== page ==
These kinds of steps are only part of what is needed to deal with the threat that China poses in Asia. Indeed, the whole force — including elements not initially deployed forward but also needed to support and augment that forward defense — should be overhauled to contend with a People’s Liberation Army that is expected to grow only more powerful over the long term. Dealing with China is not just a matter of near-term investment in Western Pacific forward defense. But it is a vital step, structured to plug gaps and assure integration of effort that, due in part to the vagaries of Defense Department bureaucracy and budgeting, fall between the cracks, largely because no big service is carrying them forward. In particular, Indo-Pacific Command’s request includes strengthening Guam’s air and missile defenses, which its commander has called “our most critical operating location in the western Pacific.” It also calls for well-placed radars west of the international date line where they can, among other things, better detect and track Chinese forces and weapons, and dispersal, staging, and prepositioning locations to make U.S. posture more resilient in light of the vicious hail of fire that U.S. and allied forces can expect on day one of any fight with China. In light of that, the request seeks to enable more realistic exercises to prepare to fight America’s first superpower rival since the Soviet Union, as well as the command and control and logistics investments that would be critical to America’s ability to fight over the vast distances of the Pacific.

Of special significance, the submission includes a request for conventionally armed “ground-based, long-range fires” with ranges greater than 500 kilometers. Indo-Pacific Command makes no bones about their critical importance:

[The United States] requires highly survivable, precision-strike networks along the First Island Chain, featuring increased quantities of ground-based weapons. These networks must be operationally decentralized and geographically distributed along the western Pacific archipelagos … allow[ing the United States] to deter and defend by reversing an adversary’s anti-access and aerial-denial (A2/AD) capabilities that limit U.S. freedom of action or access to vital waterways and airspace.

In other words, the capability offered by ground-based, long-range conventionally armed missiles (which formerly would have been banned by the Intermediate-Range Nuclear Forces treaty) will be vital for a serious American conventional deterrent in the Western Pacific. This should lay to rest debates about whether the United States should deploy ground-based, long-range conventional-armed missiles in the region. The real questions will be where, how, and when. Indeed, even here, Indo-Pacific Command makes clear that these systems cannot simply be deployed on Guam — they will need to be at least partially arrayed along the first island chain. This means that the United States should procure and begin fielding such missiles promptly, but also press to find deployment locations for them along the first island chain as well as farther to the rear. Getting host nation agreement for such basing will be a tough lift but it is necessary for this important element of the effort.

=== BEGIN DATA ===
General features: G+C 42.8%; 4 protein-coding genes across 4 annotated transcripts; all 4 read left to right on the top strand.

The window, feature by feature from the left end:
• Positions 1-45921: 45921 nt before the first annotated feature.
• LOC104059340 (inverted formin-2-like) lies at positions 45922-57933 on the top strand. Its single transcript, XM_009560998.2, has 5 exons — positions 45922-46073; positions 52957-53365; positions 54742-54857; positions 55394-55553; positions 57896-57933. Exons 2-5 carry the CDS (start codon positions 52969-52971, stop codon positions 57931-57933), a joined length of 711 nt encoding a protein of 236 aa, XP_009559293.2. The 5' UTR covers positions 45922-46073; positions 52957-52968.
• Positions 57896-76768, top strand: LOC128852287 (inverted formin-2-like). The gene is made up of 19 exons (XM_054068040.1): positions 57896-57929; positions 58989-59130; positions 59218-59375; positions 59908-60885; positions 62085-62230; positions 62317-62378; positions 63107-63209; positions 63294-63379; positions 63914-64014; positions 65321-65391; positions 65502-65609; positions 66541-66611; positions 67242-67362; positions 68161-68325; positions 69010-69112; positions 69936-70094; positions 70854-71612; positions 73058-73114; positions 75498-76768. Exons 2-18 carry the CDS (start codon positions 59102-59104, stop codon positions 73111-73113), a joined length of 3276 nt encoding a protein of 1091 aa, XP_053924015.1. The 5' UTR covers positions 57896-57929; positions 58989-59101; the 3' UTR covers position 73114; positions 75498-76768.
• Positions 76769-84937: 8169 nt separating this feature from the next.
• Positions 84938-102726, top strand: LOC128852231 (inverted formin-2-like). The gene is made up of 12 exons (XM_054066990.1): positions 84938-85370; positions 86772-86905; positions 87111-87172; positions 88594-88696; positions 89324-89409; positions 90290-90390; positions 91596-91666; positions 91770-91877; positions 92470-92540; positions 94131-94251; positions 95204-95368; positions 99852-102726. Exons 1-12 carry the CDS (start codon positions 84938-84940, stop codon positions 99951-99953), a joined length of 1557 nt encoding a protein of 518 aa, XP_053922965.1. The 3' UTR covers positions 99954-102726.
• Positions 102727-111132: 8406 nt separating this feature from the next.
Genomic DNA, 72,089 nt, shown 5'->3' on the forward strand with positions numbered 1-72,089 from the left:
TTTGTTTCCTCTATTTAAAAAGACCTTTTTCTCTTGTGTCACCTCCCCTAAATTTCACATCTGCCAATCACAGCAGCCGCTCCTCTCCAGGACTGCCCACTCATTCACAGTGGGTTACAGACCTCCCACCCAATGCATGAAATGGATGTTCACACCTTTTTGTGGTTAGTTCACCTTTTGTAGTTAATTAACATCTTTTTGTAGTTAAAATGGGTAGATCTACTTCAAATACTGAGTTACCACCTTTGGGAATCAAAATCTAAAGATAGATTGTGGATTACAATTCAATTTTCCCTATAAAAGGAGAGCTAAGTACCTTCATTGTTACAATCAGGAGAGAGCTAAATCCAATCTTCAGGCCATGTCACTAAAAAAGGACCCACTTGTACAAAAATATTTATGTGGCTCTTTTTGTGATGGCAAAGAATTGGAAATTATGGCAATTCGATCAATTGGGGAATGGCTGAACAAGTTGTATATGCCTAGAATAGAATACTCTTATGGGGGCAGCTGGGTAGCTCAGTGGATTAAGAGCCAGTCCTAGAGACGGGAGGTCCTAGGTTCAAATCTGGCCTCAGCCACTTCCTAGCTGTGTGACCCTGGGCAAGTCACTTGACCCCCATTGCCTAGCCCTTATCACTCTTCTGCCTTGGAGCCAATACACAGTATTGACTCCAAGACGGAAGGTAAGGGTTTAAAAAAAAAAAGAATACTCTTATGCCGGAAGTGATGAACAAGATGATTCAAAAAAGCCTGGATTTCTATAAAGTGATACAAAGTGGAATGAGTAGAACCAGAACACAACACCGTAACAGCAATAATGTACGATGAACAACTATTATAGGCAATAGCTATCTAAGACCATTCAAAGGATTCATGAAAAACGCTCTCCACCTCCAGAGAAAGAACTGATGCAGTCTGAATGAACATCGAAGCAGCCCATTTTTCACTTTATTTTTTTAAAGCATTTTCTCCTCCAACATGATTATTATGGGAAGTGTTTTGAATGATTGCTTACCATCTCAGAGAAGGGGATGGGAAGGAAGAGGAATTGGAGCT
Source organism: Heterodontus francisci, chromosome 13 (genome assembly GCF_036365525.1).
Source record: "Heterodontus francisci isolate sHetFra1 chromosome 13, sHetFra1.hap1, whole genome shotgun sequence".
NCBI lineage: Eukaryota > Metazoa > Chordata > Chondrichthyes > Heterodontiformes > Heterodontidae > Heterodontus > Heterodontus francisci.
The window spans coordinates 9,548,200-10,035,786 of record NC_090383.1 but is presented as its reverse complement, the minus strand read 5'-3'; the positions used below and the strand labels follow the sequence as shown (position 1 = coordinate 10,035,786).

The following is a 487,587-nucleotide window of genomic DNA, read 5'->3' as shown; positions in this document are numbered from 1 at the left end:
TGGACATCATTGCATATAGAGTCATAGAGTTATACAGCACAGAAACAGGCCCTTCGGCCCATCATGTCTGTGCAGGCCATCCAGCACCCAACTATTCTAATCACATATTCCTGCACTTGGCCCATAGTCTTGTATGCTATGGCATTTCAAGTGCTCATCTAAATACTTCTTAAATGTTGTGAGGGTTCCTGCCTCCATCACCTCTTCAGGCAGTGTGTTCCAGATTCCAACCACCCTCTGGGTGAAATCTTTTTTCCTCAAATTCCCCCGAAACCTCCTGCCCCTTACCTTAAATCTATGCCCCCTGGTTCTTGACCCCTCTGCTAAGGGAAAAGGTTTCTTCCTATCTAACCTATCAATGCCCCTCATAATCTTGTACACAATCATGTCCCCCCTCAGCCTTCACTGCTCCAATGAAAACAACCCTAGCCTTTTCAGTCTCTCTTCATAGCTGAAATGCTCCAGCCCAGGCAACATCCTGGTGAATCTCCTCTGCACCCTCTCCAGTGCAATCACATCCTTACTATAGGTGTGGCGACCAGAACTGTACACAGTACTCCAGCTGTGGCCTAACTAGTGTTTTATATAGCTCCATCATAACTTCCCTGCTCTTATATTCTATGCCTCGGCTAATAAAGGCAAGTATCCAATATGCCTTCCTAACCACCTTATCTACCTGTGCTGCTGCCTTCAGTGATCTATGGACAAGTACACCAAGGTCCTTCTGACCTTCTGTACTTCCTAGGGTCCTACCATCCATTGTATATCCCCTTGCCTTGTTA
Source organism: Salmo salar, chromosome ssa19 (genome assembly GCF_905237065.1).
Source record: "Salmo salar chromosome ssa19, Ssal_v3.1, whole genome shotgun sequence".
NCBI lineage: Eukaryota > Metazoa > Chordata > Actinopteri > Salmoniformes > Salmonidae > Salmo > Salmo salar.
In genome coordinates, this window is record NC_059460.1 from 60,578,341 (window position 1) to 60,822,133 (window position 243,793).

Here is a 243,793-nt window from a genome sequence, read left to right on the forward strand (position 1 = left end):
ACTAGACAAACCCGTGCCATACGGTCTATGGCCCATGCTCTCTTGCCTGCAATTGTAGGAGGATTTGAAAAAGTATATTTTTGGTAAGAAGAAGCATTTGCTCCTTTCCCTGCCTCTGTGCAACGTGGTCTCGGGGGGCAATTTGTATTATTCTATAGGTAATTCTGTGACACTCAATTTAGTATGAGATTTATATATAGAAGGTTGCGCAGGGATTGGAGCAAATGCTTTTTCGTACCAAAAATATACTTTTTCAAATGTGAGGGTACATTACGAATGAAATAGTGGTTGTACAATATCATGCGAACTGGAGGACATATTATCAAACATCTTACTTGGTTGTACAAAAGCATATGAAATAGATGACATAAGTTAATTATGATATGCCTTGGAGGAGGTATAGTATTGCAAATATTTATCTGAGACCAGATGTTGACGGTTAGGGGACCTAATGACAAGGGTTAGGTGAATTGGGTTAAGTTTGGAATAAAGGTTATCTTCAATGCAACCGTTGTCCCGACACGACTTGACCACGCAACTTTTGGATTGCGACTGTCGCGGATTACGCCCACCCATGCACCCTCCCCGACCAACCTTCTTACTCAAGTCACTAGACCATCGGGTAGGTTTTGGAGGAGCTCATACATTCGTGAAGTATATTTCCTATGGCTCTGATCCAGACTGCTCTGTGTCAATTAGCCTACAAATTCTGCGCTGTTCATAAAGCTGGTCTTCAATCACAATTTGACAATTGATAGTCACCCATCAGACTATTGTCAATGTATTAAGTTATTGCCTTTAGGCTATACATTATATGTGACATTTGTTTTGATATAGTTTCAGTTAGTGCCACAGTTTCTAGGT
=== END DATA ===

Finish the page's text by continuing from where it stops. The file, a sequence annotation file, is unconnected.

Indo-Pacific Command’s request is, of course, not gospel. Parts, perhaps important ones, may not be necessary or advisable — other measures may be more effective. Technology may offer ways to meet the requirements better than is possible with existing systems. And doing what is necessary will demand resources — whether from increases in overall defense resources or shifts of effort from other geographic theaters and missions, or some combination thereof. Nor should the request detract any support or focus from the need to make longer-term changes and investments to contend with China. Rather, it should serve as a near-term measure to enable an effective defense as the Defense Department more fundamentally overhauls the Joint Force.

But what is clear is that the United States — alongside its allies and partners’ own efforts — needs to spend money and bend metal to strengthen its forward defense alongside its confederates in the Western Pacific — and do it now. $4.6 billion now and $22.7 billion in the future is a lot of money — but it is a small part of the overall defense budget and roughly equivalent to what has been spent on the European Defense Initiative. More to the point, China just announced it was increasing its own defense spending by 6.6 percent this year. There will be no cheap way to meet this challenge — so hard choices in other theaters and for other requirements will be obligatory. But failing to do so will be the most expensive mistake of all.



Elbridge Colby is a principal at the Marathon Initiative. He served as deputy assistant secretary of defense from 2017 to 2018, during which he served as lead official in the development of the 2018 National Defense Strategy.  

Walter Slocombe served as under secretary of defense for policy from 1994 to 2001.

Image: U.S. Marine Corps (Photo by Cpl. Seth Rosenberg)